On To The Appeal... As Judge Basically Keeps Everything As Is In Apple/Samsung Patent Dispute

from the get-this-show-on-the-road dept

This probably isn't a huge surprise, but Judge Lucy Koh has basically decided not to do anything at all about the various attempts by both Samsung and Apple to change the overall impact of the initial jury ruling. That is, she rejected Samsung's call for a new trial or to overturn the jury's findings. She also rejected Samsung's attempt to invalidate some of the patents. On Apple's side, she rejected Apple's request to pump up the award amount for "willful" infringement, claiming that there's no evidence that Samsung's actions were willful, since it showed evidence of why it really believed that there was prior art invalidating Apple's key patents. Oh yeah, and then there's this lovely sentence:
Given that Apple has not clearly shown how it has in fact been undercompensated for the losses it has suffered due to Samsung’s dilution of its trade dress, this Court, in its discretion, does not find a damages enhancement to be appropriate.
To paraphrase: "the jury basically handed you a billion dollars, and you're still complaining?!?" All of this, of course, was just the appetizer. Now we move on to the appeals process, meaning we've probably got a few more years of this to deal with, unless the two sides decide to shut up and settle.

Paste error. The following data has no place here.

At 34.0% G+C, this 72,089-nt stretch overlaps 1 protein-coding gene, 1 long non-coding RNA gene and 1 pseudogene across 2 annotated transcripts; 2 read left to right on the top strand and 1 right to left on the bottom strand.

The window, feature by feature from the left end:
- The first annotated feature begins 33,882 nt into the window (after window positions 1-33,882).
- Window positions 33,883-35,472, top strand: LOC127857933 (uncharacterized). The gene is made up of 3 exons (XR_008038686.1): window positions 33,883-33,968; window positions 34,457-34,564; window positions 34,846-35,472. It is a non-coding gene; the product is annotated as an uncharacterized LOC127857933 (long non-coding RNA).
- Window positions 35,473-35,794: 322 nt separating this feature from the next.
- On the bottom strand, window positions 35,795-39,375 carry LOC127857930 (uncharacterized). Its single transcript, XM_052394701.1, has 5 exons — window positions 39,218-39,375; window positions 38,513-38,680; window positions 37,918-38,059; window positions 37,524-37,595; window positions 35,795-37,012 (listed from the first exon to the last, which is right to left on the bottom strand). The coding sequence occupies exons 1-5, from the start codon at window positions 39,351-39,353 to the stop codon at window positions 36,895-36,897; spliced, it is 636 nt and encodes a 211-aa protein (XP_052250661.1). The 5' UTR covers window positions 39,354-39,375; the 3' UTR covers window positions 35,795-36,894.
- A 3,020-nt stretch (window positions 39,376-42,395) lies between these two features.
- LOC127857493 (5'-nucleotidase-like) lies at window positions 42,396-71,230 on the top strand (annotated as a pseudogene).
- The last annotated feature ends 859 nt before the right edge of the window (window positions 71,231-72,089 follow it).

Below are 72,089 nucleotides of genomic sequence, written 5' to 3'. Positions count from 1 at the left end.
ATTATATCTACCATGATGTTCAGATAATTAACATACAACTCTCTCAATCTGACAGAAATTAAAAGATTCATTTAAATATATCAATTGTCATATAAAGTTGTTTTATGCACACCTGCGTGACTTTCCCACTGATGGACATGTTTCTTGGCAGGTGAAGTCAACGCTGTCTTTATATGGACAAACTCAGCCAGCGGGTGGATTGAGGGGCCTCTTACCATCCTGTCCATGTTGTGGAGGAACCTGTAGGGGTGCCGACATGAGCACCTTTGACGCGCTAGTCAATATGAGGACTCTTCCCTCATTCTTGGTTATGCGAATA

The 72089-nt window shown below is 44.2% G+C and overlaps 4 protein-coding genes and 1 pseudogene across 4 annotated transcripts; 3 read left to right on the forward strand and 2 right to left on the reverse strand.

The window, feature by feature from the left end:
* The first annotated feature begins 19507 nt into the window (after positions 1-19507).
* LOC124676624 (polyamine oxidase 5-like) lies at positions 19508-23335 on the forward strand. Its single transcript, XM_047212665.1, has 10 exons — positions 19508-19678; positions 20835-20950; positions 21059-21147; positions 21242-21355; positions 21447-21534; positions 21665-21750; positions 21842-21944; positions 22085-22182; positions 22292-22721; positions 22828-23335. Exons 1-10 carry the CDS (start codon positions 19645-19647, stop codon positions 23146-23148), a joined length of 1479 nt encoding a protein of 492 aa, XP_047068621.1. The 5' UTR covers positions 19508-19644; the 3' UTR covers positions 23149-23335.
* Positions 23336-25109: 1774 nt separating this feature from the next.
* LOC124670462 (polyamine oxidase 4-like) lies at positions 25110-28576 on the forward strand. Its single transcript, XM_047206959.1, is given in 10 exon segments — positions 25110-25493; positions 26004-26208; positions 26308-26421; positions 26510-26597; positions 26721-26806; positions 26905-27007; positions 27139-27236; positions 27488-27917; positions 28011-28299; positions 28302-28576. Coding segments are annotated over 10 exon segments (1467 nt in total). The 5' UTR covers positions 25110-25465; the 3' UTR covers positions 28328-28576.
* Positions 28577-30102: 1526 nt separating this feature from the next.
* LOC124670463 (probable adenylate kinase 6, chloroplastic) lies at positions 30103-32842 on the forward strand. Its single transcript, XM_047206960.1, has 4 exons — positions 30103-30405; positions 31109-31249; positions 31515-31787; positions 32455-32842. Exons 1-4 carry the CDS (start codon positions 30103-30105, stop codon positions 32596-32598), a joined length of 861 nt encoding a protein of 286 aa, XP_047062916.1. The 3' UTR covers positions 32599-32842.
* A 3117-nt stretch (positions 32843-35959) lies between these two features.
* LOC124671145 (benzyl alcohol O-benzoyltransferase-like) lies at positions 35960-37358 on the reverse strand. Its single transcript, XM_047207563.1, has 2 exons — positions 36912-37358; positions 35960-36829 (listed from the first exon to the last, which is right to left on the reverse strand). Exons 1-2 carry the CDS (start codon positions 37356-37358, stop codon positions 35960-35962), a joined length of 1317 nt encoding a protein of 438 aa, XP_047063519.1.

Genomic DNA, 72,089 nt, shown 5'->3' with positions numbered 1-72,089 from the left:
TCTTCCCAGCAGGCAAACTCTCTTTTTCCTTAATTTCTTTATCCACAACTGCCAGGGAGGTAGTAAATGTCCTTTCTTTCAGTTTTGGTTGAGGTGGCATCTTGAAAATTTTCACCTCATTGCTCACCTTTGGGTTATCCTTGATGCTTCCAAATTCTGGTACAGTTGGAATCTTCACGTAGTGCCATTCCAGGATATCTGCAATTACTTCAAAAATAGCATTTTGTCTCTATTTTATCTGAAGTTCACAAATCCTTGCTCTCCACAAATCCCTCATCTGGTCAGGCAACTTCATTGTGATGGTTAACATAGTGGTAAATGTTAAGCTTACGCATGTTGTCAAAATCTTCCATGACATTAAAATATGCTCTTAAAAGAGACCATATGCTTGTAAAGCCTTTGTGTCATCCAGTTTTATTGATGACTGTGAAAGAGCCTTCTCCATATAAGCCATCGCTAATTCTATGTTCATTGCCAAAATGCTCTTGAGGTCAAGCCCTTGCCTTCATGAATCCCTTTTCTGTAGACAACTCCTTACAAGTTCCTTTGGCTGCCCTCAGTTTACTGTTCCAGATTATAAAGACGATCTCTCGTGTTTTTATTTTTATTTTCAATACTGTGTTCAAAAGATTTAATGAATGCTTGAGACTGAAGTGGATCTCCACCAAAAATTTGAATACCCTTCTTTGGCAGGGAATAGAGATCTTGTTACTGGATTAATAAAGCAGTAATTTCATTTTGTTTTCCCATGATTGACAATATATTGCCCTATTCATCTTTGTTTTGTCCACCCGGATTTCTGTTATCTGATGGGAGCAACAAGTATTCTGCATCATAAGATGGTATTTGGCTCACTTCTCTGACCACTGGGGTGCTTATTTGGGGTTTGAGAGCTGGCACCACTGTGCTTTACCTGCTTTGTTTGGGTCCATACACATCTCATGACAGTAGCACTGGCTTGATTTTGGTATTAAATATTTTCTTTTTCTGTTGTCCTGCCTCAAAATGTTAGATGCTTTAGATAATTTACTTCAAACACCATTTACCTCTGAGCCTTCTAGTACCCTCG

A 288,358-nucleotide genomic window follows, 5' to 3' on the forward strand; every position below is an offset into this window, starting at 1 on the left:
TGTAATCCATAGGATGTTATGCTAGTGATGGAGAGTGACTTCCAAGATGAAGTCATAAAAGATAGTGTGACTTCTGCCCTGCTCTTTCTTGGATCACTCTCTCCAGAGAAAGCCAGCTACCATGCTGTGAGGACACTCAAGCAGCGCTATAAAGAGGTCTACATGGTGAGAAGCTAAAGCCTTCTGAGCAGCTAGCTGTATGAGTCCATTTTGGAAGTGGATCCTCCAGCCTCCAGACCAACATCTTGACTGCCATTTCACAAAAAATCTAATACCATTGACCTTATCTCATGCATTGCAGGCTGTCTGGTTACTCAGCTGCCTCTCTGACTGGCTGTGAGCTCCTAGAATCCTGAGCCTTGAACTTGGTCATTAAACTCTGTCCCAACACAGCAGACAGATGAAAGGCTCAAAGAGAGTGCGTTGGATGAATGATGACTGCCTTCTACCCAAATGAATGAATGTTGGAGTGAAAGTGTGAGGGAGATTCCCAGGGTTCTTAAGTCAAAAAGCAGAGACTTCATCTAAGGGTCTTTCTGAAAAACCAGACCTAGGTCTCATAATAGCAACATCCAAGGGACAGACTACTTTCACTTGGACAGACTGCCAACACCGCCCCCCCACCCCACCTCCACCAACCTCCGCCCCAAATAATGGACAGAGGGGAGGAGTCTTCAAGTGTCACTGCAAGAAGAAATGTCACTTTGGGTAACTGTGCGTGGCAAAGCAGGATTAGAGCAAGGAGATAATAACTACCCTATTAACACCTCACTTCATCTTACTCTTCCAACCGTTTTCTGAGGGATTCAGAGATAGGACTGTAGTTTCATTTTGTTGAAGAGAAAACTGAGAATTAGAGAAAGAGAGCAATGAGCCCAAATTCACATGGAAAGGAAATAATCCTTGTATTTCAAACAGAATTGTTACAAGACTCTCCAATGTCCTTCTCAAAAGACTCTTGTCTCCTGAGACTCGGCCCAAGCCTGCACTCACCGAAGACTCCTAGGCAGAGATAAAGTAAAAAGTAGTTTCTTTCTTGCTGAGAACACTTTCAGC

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    artp (profile), Jan 30th, 2013 @ 8:19pm

    You're outa here!

    More detail, including all the documents from Judge Koh, at Groklaw - http://www.groklaw.net/article.php?story=2013013000132643

    PJ addresses the part where Koh didn't really mention the strange theories that Messr. Hogan introduced as jury foreman.

    I think Koh REALLY, really wanted to get this out of her courtroom. At this point, nothing she did could have turned out right anyway.

     

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    Anonymous Coward, Jan 30th, 2013 @ 8:26pm

    it's the business mode and not the patents, silly

    I have never even briefly considered an iPhone. It had nothing to do with how it worked, looked, or felt. It was because of Apple's locked-in business model for ebooks. Quite right too, given what's been happening with the DoJ and the publisher settlements regarding ebook pricing.

     

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      MrWilson, Jan 30th, 2013 @ 9:44pm

      Re: it's the business mode and not the patents, silly